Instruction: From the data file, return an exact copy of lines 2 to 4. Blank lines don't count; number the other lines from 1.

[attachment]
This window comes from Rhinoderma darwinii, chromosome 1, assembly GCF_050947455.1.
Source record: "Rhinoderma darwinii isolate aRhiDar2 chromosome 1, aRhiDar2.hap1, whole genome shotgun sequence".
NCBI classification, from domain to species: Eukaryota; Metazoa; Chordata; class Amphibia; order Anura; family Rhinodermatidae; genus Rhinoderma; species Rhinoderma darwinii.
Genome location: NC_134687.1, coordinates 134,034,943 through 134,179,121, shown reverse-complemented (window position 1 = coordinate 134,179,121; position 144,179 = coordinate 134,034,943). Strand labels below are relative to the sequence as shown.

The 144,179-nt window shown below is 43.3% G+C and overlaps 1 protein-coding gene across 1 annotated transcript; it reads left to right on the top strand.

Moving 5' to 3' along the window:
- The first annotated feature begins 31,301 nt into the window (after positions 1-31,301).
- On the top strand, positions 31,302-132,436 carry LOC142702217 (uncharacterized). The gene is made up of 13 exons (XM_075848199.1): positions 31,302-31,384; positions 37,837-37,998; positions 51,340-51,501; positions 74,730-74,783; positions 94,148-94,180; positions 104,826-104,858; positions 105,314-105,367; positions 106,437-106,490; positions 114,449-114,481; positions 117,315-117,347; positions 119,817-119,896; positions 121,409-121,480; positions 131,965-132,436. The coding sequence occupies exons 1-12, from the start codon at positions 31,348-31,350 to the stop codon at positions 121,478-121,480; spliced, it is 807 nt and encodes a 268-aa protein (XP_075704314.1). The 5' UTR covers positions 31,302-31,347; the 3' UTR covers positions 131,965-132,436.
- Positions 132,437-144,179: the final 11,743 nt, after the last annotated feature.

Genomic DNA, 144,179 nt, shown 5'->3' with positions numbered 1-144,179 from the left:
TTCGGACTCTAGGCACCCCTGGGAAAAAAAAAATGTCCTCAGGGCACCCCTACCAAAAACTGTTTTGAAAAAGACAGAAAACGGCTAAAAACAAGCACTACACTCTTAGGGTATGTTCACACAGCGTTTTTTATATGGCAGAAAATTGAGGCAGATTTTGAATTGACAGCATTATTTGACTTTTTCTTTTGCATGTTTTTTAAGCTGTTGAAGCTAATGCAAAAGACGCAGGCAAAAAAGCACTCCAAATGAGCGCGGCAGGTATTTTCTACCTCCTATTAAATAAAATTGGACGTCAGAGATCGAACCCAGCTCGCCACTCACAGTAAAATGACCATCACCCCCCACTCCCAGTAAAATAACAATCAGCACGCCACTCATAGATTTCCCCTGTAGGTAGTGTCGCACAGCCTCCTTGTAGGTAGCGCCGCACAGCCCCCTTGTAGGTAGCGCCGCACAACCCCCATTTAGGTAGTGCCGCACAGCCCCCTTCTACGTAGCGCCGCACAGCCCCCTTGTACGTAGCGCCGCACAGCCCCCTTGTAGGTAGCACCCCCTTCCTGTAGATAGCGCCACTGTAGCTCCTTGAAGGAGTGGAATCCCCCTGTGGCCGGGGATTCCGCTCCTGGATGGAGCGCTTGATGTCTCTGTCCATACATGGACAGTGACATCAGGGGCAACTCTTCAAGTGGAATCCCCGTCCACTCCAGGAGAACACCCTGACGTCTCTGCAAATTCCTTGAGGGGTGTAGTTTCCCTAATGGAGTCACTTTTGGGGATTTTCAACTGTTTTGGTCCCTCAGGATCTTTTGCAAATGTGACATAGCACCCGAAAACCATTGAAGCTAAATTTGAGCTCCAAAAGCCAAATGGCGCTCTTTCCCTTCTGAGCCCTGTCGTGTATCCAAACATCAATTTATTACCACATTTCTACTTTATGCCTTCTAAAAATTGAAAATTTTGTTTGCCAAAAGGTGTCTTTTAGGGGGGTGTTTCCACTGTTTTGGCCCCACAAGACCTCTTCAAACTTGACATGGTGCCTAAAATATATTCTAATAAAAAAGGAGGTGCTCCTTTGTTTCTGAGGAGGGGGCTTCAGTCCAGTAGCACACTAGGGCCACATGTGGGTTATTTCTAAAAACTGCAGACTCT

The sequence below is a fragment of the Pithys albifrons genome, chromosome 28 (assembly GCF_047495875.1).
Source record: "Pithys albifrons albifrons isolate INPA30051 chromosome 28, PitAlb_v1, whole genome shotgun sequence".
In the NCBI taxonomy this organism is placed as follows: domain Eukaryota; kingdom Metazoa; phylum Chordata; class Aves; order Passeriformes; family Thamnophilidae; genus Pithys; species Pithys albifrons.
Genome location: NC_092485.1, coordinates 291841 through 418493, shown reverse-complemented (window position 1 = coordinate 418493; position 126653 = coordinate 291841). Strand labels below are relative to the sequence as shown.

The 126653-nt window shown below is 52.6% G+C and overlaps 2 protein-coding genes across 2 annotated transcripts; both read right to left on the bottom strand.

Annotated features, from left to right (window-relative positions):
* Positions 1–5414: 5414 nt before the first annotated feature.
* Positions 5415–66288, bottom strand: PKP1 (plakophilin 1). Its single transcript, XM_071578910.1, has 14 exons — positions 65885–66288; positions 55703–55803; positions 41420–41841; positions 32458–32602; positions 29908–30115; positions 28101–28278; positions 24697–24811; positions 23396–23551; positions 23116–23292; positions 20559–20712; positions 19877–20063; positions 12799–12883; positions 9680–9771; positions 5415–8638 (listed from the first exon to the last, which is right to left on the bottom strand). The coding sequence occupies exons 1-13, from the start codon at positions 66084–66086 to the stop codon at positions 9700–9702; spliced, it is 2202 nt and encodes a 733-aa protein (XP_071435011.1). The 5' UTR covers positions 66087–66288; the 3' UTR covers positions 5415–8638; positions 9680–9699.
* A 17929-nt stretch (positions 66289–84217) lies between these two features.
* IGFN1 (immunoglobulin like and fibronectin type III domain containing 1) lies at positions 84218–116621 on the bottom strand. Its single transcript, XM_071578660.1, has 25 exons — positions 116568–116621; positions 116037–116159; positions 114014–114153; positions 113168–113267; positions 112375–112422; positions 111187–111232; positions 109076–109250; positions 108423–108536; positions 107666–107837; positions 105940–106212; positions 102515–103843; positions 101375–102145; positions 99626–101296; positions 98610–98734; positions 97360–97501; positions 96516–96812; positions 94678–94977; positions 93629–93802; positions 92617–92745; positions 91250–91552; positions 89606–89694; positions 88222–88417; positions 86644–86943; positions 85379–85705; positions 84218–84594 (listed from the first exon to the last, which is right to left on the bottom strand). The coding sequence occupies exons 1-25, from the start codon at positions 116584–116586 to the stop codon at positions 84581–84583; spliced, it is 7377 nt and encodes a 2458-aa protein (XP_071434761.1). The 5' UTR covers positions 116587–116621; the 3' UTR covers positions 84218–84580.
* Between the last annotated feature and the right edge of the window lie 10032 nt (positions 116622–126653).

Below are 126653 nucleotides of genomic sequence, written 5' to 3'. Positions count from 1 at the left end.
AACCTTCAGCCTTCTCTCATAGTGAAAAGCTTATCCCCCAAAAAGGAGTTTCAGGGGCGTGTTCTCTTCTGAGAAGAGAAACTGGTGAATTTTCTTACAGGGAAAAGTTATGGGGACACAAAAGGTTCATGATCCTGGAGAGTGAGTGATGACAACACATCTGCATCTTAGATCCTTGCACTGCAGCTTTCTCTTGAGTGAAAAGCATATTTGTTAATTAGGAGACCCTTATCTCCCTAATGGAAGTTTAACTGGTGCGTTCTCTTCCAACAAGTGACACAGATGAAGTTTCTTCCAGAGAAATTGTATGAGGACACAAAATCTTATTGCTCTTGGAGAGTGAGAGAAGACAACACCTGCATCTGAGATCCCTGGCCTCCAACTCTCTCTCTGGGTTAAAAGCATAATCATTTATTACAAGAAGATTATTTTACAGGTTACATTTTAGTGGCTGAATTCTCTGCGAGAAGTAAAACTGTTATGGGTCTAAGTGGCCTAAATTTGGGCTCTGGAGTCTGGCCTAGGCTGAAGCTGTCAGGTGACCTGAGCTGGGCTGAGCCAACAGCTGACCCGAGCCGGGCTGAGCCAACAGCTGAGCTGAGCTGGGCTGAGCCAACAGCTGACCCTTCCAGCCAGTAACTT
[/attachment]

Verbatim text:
Source record: "Rhinoderma darwinii isolate aRhiDar2 chromosome 1, aRhiDar2.hap1, whole genome shotgun sequence".
NCBI classification, from domain to species: Eukaryota; Metazoa; Chordata; class Amphibia; order Anura; family Rhinodermatidae; genus Rhinoderma; species Rhinoderma darwinii.
Genome location: NC_134687.1, coordinates 134,034,943 through 134,179,121, shown reverse-complemented (window position 1 = coordinate 134,179,121; position 144,179 = coordinate 134,034,943). Strand labels below are relative to the sequence as shown.